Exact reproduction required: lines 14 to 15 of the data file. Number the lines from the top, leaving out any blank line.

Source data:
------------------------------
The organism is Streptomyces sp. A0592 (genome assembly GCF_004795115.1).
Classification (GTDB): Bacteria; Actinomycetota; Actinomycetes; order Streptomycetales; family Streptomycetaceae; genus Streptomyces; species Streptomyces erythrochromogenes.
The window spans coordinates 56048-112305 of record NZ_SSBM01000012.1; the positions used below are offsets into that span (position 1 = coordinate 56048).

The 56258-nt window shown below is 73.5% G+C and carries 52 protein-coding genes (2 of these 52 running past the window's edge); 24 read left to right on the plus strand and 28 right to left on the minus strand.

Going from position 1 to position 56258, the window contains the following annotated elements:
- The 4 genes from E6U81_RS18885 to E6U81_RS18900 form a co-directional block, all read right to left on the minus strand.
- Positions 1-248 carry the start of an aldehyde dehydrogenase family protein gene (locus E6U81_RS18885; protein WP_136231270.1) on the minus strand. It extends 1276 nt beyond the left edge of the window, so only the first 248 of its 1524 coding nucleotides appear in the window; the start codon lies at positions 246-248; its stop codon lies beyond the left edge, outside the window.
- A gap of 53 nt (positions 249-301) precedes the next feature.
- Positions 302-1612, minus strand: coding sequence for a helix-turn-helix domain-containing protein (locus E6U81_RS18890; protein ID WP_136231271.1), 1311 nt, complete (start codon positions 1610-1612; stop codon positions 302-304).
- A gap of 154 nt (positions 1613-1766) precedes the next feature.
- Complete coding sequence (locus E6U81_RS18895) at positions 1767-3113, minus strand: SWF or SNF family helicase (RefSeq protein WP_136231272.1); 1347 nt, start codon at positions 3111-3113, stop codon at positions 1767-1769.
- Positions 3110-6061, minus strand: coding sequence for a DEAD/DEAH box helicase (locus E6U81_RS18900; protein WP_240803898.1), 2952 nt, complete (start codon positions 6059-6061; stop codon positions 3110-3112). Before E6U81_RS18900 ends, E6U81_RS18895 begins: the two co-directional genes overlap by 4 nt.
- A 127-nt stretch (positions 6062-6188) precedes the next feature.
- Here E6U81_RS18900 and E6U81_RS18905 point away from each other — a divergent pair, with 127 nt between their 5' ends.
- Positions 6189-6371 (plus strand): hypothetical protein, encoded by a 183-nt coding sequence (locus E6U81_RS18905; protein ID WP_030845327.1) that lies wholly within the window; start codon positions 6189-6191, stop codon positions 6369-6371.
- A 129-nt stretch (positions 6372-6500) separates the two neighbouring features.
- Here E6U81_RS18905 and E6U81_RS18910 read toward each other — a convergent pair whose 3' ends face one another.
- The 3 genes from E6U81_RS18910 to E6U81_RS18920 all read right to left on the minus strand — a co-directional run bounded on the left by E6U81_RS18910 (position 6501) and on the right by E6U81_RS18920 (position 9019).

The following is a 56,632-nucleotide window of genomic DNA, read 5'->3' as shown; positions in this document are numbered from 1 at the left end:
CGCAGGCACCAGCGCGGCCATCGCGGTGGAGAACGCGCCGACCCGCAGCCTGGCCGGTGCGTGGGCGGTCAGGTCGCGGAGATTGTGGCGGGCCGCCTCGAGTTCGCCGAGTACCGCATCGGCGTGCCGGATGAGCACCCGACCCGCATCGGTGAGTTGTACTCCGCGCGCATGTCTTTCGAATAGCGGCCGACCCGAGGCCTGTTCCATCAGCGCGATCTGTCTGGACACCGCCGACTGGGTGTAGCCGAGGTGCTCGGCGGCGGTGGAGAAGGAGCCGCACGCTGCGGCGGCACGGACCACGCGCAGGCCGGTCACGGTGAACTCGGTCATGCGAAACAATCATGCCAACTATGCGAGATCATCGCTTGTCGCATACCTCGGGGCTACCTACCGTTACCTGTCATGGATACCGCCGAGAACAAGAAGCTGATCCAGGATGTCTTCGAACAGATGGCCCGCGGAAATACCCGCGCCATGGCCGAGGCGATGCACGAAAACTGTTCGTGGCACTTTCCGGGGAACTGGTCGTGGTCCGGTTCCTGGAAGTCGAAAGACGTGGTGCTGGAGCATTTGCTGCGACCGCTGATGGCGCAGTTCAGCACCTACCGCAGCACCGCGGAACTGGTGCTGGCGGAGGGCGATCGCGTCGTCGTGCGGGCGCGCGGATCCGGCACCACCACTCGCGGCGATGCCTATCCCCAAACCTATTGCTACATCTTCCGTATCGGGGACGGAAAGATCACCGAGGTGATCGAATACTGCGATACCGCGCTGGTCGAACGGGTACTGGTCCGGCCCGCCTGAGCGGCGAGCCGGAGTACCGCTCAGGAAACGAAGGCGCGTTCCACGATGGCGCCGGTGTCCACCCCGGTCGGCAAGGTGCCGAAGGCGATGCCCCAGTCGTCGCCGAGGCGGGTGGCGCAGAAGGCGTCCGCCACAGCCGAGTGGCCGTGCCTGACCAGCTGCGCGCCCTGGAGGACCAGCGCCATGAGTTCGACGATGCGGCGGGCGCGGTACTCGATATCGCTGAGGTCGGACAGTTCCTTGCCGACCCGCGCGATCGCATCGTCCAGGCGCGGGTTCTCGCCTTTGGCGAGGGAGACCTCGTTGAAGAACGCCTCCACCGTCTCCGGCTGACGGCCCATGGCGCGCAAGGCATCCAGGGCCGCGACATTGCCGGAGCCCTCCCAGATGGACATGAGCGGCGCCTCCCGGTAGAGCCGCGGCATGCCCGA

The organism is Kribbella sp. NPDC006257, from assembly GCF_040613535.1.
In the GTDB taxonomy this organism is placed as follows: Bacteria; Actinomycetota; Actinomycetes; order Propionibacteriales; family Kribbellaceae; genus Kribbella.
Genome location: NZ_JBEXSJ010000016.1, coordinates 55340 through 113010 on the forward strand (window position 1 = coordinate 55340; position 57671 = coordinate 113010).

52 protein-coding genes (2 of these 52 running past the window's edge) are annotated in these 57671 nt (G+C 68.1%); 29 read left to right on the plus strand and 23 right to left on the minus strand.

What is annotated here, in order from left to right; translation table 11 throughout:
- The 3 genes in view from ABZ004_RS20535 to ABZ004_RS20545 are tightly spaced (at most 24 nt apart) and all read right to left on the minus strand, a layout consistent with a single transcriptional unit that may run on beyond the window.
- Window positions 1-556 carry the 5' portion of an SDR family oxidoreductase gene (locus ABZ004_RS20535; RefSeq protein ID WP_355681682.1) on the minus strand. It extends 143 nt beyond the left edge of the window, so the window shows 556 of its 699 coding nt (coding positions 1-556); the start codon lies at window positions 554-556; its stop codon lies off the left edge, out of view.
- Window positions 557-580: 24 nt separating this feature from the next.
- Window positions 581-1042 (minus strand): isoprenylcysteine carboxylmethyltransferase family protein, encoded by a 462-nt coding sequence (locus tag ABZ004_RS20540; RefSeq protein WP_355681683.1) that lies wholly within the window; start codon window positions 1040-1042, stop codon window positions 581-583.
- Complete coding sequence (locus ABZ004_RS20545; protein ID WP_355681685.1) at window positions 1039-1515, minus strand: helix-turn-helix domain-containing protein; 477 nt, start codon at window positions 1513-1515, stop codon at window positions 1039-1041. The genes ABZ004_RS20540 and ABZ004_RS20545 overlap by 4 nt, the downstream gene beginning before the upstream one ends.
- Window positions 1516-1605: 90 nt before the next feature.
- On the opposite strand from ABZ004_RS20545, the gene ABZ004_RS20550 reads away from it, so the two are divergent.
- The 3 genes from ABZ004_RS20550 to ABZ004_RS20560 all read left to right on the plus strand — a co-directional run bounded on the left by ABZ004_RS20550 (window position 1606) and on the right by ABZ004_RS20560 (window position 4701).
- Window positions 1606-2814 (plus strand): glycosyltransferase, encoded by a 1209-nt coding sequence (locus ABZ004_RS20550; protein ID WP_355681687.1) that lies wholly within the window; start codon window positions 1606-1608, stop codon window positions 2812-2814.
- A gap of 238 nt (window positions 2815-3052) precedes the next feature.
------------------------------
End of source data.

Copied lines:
- Here E6U81_RS18900 and E6U81_RS18905 point away from each other — a divergent pair, with 127 nt between their 5' ends.
- Positions 6189-6371 (plus strand): hypothetical protein, encoded by a 183-nt coding sequence (locus E6U81_RS18905; protein ID WP_030845327.1) that lies wholly within the window; start codon positions 6189-6191, stop codon positions 6369-6371.